Greetings, Thrifty Sisters, and Happy New Year! Little did I know that January was going to be so fast and furious, but it has. It feels good to have a moment to enjoy my morning coffee with you all.
I have collected a moderately large collection of tips and tricks for you all over the past month and a half, but the biggest and probably most exciting discovery I made was realizing one needs the right tool for the job.
If you have ever been in my kitchen and we have prepared meals together, you know that my knives have always been a bit on the dull side (I feel like there are a lot of potential jokes one can have at my expense with that statement). I have tried all sorts of cheaper knife sharpeners, and they just never worked as well as that one that my folks keep around. My Dad has this round sharpener that looks almost like a yoyo, but instead of where the string would be on a yoyo, one places the knife in the grooves and roll it back and forth. I never could find one of those.
Then last fall I was cleaning out the kitchen drawers and cabinets. Of course, I spied the dull knife collection, and the sad sharpener, and began trying to figure out how this conundrum could be solved. I mean, it’s knife sharpening, not rocket science. How can my blades be so dull? Well, as my mind was wandering while I was sorting out container tops and bottoms (why do those never add up correctly?!) I allowed my head to go to gardening thoughts, and reminded myself that I need to begin sharpening my gardening tools in January… and here lied the solution to my problem! I went out to the garage and grabbed my sharpening stones, that I use for the garden tools, and I am proud to report that my knives have never been in better shape! All of these years the answer was in my garage!
Now, fast forward to shortly after Christmas. My cousin had dropped off some squash varieties to my folk’s house, for us to pick up and bring home. One of these squashes were the largest butternut squash I had ever seen in my life. I had no idea that butternut squashes could be small toddler sized! With the sassy and sharp knives, we had little trouble getting these amazing delicata squashes opened and prepped, but my goodness, something seemed wrong with how tough the skins were – I was peeling some delicata squashes in the sink, and keep having to just push the peeler through, and then kept banging my knuckles on the sink bottom. It was a very unpleasant experience.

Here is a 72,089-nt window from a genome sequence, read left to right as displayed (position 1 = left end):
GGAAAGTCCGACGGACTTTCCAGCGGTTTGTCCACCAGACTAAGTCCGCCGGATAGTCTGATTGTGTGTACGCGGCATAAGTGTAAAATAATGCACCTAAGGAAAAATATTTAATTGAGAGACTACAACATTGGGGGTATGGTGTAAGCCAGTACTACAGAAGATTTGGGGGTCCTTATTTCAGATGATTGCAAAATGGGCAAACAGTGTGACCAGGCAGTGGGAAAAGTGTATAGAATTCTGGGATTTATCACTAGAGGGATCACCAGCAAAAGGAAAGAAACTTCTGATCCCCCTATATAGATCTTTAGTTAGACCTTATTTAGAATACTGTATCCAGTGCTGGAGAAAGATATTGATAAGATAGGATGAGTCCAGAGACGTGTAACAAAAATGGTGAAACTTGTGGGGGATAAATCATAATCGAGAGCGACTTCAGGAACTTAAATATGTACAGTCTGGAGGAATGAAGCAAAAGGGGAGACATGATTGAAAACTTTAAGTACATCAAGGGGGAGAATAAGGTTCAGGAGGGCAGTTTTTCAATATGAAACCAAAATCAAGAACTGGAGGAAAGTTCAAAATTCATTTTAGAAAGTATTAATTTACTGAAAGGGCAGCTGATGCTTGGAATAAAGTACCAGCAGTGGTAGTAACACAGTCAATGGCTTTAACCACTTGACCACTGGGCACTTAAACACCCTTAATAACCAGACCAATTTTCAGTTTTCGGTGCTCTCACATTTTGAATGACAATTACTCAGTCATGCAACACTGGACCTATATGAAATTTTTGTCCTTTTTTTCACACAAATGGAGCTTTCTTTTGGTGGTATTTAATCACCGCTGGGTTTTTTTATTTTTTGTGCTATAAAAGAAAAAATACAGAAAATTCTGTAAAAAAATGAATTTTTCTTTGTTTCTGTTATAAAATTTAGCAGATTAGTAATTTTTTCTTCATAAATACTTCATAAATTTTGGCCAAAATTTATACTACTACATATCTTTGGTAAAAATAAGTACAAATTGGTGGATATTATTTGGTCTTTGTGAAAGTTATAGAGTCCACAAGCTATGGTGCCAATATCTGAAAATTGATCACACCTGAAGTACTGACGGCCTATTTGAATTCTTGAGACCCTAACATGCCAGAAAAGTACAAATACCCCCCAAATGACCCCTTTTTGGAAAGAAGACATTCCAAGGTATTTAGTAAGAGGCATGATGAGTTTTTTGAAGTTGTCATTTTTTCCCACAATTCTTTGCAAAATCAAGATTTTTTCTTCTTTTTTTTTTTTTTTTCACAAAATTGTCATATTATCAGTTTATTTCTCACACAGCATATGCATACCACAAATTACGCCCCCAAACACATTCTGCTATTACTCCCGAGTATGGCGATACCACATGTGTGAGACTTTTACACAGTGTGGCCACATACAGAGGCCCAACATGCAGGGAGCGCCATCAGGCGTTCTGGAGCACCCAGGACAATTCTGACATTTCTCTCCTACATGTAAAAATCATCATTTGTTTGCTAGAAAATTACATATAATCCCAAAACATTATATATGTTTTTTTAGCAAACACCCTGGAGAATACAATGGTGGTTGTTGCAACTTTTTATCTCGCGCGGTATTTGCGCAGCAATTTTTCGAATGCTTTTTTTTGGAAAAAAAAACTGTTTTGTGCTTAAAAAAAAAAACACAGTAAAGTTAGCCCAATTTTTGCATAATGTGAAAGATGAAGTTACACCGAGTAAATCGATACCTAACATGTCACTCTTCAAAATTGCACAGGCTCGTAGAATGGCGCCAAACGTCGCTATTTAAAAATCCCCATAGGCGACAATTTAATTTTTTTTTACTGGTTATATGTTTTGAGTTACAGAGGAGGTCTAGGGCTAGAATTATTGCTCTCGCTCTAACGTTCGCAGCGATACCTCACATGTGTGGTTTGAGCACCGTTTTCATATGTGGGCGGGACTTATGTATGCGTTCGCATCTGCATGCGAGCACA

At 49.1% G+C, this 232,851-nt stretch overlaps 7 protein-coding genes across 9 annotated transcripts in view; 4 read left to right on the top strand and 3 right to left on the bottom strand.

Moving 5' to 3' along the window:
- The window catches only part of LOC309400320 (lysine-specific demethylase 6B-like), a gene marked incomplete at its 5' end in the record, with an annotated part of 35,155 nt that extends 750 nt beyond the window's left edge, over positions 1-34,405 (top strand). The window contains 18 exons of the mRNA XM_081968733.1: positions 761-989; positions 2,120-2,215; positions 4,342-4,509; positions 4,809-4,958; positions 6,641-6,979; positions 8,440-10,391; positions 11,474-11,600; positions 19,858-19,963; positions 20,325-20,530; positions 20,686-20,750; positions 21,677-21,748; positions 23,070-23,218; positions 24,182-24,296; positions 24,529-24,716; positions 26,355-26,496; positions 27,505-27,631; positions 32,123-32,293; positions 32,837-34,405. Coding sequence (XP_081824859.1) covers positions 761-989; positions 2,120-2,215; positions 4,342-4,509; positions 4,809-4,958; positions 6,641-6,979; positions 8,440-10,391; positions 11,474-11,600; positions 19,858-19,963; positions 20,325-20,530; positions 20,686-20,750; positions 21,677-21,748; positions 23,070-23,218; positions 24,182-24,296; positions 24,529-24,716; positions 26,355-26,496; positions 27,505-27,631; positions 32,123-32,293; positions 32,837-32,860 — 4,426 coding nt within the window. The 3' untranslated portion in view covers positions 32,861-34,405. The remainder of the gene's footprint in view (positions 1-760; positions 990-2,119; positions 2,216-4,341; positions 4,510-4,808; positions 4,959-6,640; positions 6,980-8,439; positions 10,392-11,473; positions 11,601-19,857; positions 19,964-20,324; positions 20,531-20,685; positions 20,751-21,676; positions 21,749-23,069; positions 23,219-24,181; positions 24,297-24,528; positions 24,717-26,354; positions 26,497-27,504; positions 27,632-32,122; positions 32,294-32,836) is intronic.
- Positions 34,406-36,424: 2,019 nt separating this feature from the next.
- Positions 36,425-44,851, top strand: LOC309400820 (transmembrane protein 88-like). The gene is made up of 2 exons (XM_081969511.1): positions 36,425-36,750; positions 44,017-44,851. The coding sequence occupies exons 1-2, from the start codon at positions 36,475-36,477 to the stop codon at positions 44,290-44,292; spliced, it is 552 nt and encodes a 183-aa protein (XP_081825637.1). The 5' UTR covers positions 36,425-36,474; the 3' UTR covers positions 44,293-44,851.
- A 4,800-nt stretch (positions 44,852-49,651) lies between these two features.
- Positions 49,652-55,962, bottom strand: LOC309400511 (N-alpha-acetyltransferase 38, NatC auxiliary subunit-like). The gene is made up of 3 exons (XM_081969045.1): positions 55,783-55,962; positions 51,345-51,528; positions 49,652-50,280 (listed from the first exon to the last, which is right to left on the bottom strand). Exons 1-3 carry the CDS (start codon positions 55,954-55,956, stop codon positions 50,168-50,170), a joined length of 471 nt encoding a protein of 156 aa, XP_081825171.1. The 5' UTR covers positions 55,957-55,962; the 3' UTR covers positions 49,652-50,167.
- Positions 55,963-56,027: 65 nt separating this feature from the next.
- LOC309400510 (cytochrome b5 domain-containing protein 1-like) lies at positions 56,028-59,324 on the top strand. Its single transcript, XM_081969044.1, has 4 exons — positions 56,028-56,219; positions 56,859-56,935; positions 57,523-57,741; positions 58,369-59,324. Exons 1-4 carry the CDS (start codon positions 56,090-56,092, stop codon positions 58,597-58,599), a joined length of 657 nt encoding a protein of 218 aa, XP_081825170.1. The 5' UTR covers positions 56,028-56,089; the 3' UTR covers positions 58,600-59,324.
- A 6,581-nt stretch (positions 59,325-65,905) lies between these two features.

And then my hubby asked if the peeler was dull? (Oh boy, yeap, insert more jokes at, my expense here!) My hubby is SO smart. I wished I would have thought of that! It never dawned on me that a peeler could get dull. Again, my folks had one of those old-school metal ones, and it seems to always slice right through things. We have what was probably the first peeler I ever purchased back in the college days – plastic handle and all. Not what one would have ever considered quality, but it usually did its job.
So, the question arose if I could sharpen the peeler. A quick google search turned up all sorts of interesting comments, such as some professional sharpening places (wow, those exist?!) do not sharpen peelers. Others said it’s just time for a new peeler (that seems wasteful), but getting into those little grooves proved to be bit of a challenge with my sharpening stones, and didn’t seem to help. Another suggestion was flipping the blade around, but my peeler was obviously not built that way.
There is this little video floating about: https://www.chowhound.com/food-news/55249/how-do-you-sharpen-a-vegetable-peeler/ I did not want to dull up any of my knives, but I did give this a short go, in hopes of not ruining my pairing knife. It turns out that possibly, it was just time for a new peeler. So I bought 2 new ones. One with a large blade meant for larger veggies (remember that toddle sized squash I was telling you about) and a smaller one for more reasonable sized veggies, as I had no idea how I would like the flat, larger peeler.
And, yes, having the right tool for the job certainly made life much easier! With newly sharpened knives I could slice through that monster butternut squash with ease, and with the new big peeler, I peeled that baby in no time! I bet I would have massacred that squash with my old peeler. But I cut up and froze 26 cups of butternut squash that day. And peeling the remaining delicata squashes are a breeze with the new and sharp tools.
So, the correct tool for the job still rings true. And having a second pair of eyes on a project is helpful. It always seems that someone else is going to catch your errors and offer suggestions. This is not a bad thing. Constructive comments are helpful. Suggestions from others might sting a little bit, but it’s because someone else came up with a grand solution that we were not able to see in the moment.
And with that my Thrifty Sisters, continue to practice your listening skills and deductive reasoning skills. Research the options. And be grateful. Had my hubby not suggested the peeler was dull I might have had a pretty gnarly fistfight with my sink trying to peel that monster squash. Until next time, keep on keepin it thrifty and fun!